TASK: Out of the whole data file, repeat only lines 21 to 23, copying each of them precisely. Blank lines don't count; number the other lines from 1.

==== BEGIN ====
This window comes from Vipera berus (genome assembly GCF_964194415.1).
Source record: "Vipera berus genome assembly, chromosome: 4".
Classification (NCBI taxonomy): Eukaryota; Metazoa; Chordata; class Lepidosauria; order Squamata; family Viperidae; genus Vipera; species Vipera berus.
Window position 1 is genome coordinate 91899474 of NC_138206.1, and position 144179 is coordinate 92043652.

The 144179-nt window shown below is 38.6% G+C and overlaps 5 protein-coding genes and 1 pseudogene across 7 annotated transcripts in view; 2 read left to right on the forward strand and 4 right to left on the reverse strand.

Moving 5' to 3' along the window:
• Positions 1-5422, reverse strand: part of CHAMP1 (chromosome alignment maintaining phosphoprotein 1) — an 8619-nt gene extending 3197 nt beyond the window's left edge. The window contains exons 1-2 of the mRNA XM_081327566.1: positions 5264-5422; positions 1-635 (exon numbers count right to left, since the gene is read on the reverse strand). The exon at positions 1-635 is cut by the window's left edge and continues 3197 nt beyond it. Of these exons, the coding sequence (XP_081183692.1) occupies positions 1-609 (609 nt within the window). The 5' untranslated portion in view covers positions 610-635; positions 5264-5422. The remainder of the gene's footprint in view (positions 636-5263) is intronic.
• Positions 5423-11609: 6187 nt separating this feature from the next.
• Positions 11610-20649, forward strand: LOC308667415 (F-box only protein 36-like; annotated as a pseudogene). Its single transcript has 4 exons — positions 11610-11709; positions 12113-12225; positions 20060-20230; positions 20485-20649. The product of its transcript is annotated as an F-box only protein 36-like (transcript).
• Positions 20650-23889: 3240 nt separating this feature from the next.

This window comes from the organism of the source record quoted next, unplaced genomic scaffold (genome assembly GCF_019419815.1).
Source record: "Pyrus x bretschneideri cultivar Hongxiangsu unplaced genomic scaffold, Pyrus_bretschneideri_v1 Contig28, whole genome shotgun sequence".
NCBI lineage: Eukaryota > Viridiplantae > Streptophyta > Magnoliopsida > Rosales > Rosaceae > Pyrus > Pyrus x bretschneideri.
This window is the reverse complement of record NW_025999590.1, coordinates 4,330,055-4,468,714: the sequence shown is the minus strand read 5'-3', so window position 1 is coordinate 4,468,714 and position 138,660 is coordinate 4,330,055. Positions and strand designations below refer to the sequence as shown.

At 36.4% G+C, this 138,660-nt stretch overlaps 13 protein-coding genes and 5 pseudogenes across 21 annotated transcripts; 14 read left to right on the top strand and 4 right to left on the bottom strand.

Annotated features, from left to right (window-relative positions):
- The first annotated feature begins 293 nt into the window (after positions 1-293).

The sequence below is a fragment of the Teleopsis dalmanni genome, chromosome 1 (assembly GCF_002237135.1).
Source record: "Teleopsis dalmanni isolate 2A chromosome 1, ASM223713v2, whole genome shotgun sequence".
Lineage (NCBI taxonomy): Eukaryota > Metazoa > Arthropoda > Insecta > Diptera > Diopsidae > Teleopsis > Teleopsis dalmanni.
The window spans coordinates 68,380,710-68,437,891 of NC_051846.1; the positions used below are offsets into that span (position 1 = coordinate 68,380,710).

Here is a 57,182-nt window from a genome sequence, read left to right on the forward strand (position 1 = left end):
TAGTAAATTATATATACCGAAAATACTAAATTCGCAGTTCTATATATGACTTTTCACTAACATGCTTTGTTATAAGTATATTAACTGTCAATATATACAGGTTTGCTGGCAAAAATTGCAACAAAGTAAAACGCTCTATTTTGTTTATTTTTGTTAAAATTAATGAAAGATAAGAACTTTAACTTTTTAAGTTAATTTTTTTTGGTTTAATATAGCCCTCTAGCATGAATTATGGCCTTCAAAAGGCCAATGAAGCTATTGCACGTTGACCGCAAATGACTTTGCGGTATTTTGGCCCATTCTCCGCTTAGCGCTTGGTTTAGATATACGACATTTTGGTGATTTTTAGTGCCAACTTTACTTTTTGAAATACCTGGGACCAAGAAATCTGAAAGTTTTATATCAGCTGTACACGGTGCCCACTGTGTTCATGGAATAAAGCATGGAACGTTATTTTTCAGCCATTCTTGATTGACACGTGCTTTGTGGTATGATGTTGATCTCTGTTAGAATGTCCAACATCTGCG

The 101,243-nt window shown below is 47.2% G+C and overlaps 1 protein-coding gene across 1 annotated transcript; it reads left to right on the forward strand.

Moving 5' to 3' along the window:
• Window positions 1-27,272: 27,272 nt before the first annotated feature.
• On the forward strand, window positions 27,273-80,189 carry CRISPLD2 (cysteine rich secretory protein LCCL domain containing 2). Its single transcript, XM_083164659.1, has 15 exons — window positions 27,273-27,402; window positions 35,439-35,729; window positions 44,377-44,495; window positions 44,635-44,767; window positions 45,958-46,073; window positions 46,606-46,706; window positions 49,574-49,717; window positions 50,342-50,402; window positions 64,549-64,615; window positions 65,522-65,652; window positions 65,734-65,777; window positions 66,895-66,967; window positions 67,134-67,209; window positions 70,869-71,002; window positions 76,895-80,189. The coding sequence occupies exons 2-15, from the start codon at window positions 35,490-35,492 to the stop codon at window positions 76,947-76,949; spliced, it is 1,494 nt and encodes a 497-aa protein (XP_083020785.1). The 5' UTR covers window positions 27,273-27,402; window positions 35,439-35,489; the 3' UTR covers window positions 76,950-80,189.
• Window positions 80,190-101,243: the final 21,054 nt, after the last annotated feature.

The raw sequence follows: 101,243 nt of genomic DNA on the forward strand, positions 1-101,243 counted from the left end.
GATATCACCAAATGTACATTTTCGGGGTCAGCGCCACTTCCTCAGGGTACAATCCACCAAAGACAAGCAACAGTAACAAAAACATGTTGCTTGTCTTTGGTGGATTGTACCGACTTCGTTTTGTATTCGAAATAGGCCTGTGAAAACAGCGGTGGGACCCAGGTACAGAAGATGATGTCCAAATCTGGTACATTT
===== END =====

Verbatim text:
The window spans coordinates 68,380,710-68,437,891 of NC_051846.1; the positions used below are offsets into that span (position 1 = coordinate 68,380,710).

Here is a 57,182-nt window from a genome sequence, read left to right on the forward strand (position 1 = left end):
TAGTAAATTATATATACCGAAAATACTAAATTCGCAGTTCTATATATGACTTTTCACTAACATGCTTTGTTATAAGTATATTAACTGTCAATATATACAGGTTTGCTGGCAAAAATTGCAACAAAGTAAAACGCTCTATTTTGTTTATTTTTGTTAAAATTAATGAAAGATAAGAACTTTAACTTTTTAAGTTAATTTTTTTTGGTTTAATATAGCCCTCTAGCATGAATTATGGCCTTCAAAAGGCCAATGAAGCTATTGCACGTTGACCGCAAATGACTTTGCGGTATTTTGGCCCATTCTCCGCTTAGCGCTTGGTTTAGATATACGACATTTTGGTGATTTTTAGTGCCAACTTTACTTTTTGAAATACCTGGGACCAAGAAATCTGAAAGTTTTATATCAGCTGTACACGGTGCCCACTGTGTTCATGGAATAAAGCATGGAACGTTATTTTTCAGCCATTCTTGATTGACACGTGCTTTGTGGTATGATGTTGATCTCTGTTAGAATGTCCAACATCTGCG